• MoCA, when used, is actually a network cable Chris. In other words, add two MoCA adapters to the two ends of a coax cable and that cable is now a network cable. You can’t “mix” the two since they are one.

      For your case, the single connection I mentioned at end of the post applies. Good luck!

      • Thanks for the reply. I tried to give it a go, but in all likelihood I’m running in the splitter issue you mentioned in your article as nothing worked after I connected both MOCA adapters. Oh well, maybe one day if I remodel my house, I’ll be able to run an ethernet cable from floor 1 to 2.

  14. Hi Dong,
    New Verizon Fios user. I was given free MoCA Adapter a month later (promo) for getting 1 Gig internet. Went from 200 mbs to 1 Gig for less money. Went down Double NAT trail on purpose (re read your posts beforehand and was ok with the projected slowdowns) to isolate my RING, IoT stuff etc. I’m using Asus AX86U and Asus AX88U for my inside NAT. Pre MoCA I had 900 and 900 (variable) up and down, on the double NAT. For my use, that’s great! Installed MoCA when it arrived to re arrange and utilize the Verizon WiFi Node and increase my Ring WiFi coverage etc…..and speeds crashed….like really crashed to 30 up and 2 down. Checked all settings, rebooted, reset etc. Mediocre results. I removed the Moca and went back to previous locations of Verizon 3200 Nodes (main router is CRA1000A). Now fluctuates between 500 to 900 down and 50 to 150 up. I know its rude to ask for free advice, but my question is my MoCA was 2.5, the splitters given by Verizon were 2.0 ghz. Are the splitters gonna make that much of a difference? Would that affect the Up and Down speeds behind the 2nd NAT? Been thinking about a Firewalla Gold to restructure and fix the Double NAT, but not sure if Verizon Fios will play nice.
    Thanks for your time

    • It looks like MoCA is not necessary in your case, Stephen, and when you used the adapters, they seamed to function at Fast Ethernet for one reason or another. It’s impossible for me to have the correct assessment of your situation.

  15. Hi Dong, thank you for writing this article! I’ve been reviewing this and other sites/forums to try to understand MoCA in preparation for my own set up. One thing I’ve seen recommended in several scenarios is a second PoE filter located at the modem. In which cases is that second filter needed?
    I’m currently using a Coda 4582 bridged to an ASUS ET8 in router mode, and I’ll be using MoCA to establish a wired backhaul to the second ET8 unit (the wireless backhaul is not very useful, as you’ve alluded to in your ET8 article). I have a PoE filter at the service line entrance to the home, but I’m wondering if I would need a second one at the 4582, and also want to understand what the purpose of that second filter is.

    • No, you won’t need a second filter at the modem, Wade. It won’t do anything. The filter is to keep outside MoCA signals (such as those of your neighbors) from entering your home. In most cases, no filter is needed. It’s a recommended device, just in case.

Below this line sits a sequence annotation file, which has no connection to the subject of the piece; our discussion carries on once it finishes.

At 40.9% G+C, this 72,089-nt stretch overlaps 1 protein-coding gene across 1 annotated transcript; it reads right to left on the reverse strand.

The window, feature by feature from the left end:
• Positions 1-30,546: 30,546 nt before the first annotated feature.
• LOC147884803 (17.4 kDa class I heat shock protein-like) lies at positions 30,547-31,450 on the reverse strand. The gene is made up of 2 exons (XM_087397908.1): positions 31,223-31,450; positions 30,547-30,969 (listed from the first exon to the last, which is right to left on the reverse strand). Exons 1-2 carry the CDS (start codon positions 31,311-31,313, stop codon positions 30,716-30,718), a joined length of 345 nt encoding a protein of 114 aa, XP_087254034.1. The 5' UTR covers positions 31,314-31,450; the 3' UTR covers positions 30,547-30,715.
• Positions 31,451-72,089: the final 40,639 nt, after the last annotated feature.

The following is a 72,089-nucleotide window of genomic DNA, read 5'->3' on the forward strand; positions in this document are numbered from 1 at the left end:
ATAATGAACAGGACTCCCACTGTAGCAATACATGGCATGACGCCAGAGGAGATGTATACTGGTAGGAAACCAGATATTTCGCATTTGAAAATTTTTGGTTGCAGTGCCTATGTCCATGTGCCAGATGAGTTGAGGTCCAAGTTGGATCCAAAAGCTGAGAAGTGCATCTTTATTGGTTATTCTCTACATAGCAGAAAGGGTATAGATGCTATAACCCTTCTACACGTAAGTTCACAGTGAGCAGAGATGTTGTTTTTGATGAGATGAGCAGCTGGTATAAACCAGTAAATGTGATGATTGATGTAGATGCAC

16. I had originally tried MOCA 2.5 in my house but discovered that my coax cable isn’t very good. I can’t even handle a single split from where the cable comes into the house; it causes too much signal degradation at the cable modem even when using the correct types of splitters. So had to settle for wireless backhaul on Asus ET12 which has worked pretty good. Someday I’ll run network cable if I ever need it though.

    • You might just replace that splitter with a better one, James. I’ve run into this a lot. But no, nothing beats real network cables.

    • Even a splitter with a high enough frequency (1675 MHz and beyond) may degrade cable modem signals and thus speed (which is fed back thru the router to the MoCA adapter).

      Have you tried a cable tap like the one at
      instead of a splitter? I bought mine for less than $10 including tax & shipping.

      It just has .5 dB loss at the “pass thru” to the cable modem (should barely notice a difference) and the “tap” (out to the MoCA adapter) loses 10 dB, but most say they still get great MoCA signal/speed. The important thing is not to degrade your cable modem signal from the get go.

      • Thanks for the tip! Unfortunately I sold my MOCA adapters so I can’t try it. My all-wireless ET12 setup has been working great so I haven’t needed the MOCA anyway. If I ever do want a wired setup I’d probably just run outdoor-rated ethernet cable from one side of the house to the other anyway.

  17. Very good article. I have recommended MoCA to friends and set some up devices in my family member’s homes. I also remind people to make sure they have a POE filter to make sure the MoCA signal doesn’t escape their home (usually installed at the point of demarcation). Often I hear people complain their MoCA device is having issues. People don’t realize all the splitters need to be MoCA rated and the coaxial lines in the wall rated RG6 vs RG59 usually perform better with MoCA. I have reached speeds on my laptop over 1400 mbps down using MoCA devices. Great alternative to ethernet.

  18. Thanks for the well written and informative article! I knew some MoCA stuff, but the advice on frequency recommendations and splitter advice are things I had not considered.

    Question – I see affiliate links for splitters, but I’m surprised no links to recommended or reviewed MoCA adapters? Not even the ones in the article? Perhaps I’m misinterpreting the “extended trial” part of the article to mean that a review article or recommendations of MoCA 2.5 adapters is still in progress?

    • I see no question in your comment, Gordon, just assumptions. I don’t think you know what I do with my time, or are entitled to have any say about it, so take or leave it?

      As for affiliate links, that’s the default on this site.

  19. I’m gonna use this for my mesh backhaul – I don’t have ZenWiFi hybrid XC5 and am only thinking in a couple or so when I move into WiFi 7. am not in any rush, might bide my time to see if any moca 3 hardware hits the market by then 🙂

    • Good call, David! It’ll work well if you keep the splitters in check. They are relatively inexpensive, and some MoCA adapters include them.


Leave a Comment